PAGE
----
Using Vivid Visual Mnemonics to Study for the WELL AP Exam

There’s a lot to learn and memorize in preparation for the WELL exam.  So any sort of mnemonic system you can come up with certainly helps.  Here’s a tip to help with remembering a list.

Back in high school, when I was studying for the SAT’s, I came across a classic book called The Memory Book, by Harry Lorayne and Jerry Lucas. 

If you have a list to remember, Lorayne and Lucas recommend that you string together a series of images, each representing an item on the list.  Create a cartoon animation in your mind, and visualize each item interacting with the next item.  The authors suggest that exaggerations help, i.e., picturing items as HUGE or in giant swarms helps make something memorable.  The scientific literature on memory questions whether you actually need to make your images bizarre, but I still think it’s fun to imagine an outlandish cartoon.

So, applied to studying for the WELL exam, some contributors on various discussion boards have mentioned that for each of the concepts, it’s good to know where the Preconditions end and the Optimizations start.  Say that you’d like to remember that the Comfort Concept has the following Preconditions:

  • ADA Accessible Design Standards
  • Ergonomics: Visual and Physical
  • Exterior Noise Intrusion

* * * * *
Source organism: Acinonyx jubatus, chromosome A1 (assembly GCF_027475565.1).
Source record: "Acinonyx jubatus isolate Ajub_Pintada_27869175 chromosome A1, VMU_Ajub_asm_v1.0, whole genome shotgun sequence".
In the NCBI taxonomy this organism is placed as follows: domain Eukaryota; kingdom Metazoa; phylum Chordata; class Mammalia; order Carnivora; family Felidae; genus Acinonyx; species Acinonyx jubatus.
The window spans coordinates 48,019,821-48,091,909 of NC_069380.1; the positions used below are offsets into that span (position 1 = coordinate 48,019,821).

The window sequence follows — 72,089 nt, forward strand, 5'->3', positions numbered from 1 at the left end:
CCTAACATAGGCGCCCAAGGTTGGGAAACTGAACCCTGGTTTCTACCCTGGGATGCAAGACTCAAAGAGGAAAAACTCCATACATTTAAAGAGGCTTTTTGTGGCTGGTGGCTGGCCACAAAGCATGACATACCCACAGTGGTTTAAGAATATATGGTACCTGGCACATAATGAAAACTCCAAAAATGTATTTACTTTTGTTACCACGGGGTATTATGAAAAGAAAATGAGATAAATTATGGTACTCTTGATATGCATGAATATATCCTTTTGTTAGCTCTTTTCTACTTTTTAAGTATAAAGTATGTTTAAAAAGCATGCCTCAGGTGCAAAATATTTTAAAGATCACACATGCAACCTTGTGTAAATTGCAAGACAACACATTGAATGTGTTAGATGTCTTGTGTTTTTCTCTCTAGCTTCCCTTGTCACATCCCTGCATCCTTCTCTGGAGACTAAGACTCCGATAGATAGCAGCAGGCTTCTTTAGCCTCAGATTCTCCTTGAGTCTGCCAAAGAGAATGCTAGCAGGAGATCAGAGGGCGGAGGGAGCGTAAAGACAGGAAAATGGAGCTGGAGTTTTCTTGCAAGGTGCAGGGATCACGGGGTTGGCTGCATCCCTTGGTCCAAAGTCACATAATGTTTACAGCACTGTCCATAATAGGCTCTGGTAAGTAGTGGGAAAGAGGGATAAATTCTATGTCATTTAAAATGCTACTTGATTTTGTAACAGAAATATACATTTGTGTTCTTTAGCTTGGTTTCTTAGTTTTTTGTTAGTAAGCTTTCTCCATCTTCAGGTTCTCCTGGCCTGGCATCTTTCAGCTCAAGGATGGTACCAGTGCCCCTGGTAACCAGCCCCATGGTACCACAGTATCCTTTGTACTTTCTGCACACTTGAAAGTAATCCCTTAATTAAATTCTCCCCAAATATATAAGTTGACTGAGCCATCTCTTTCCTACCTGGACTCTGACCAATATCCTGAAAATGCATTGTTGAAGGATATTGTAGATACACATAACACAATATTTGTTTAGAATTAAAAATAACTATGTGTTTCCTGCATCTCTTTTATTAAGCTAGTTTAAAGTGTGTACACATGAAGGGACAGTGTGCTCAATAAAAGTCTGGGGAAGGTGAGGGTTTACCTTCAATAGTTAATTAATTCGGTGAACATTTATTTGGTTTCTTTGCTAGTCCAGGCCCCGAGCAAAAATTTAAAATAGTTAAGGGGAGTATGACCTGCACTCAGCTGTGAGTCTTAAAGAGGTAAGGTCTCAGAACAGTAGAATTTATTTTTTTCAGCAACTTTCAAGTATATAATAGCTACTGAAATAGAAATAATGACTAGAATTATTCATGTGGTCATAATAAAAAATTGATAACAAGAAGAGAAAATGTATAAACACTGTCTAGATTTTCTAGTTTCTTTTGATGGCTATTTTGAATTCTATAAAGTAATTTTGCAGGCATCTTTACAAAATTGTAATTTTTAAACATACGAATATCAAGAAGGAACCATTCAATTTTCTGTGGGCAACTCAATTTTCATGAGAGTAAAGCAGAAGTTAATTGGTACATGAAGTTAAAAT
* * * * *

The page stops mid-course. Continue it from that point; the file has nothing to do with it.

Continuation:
• Internally Generated Noise
  • Thermal Comfort

You might come up a cartoon animation like the following:

  • Imagine a wheelchair (ADA), next to a gigantic (building-sized, 5-story high) adjustable height table.
  • A hydraulic piston lifts the wheelchair 5 stories up to the top of the table, where is a computer monitor endlessly moving back and forth (Ergonomics: Visual and Physical—Visual Ergonomics, Desk Height Flexibility, Seat Flexibility).
  • From the left, a window opens and the wheelchair is bombarded by a swarm of horns (Exterior Noise Intrusion).
  • From the right, the wheelchair is bombarded by a swarm of noisy people and HVAC diffusers, while off to the side, a bunch of people are hunkered down, quietly working at their desks (Internally Generated Noise—Acoustic Planning, Mechanical Equipment Sounds Levels).
  • A hot heat lamp, labelled “ASHRAE 55” lowers down and starts to melt the chair (Thermal Comfort).
  • The heat and smoke from the chair set off a fan (Thermal Comfort Part 1: Ventilated Thermal Environment) and open a window (Thermal Comfort Part 2: Natural Thermal Environment) to help cool down the burning chair.

There you go.  Now you can remember all the Preconditions for the Comfort concept.  Or if this particular cartoon vignette doesn’t resonate with you, feel free to imagine your own.  The effort of creating one helps with learning.

Feel free to share any fun mnemonics in the box below.

In an upcoming post, I’ll expand on this topic of study tips.  Happy studying!

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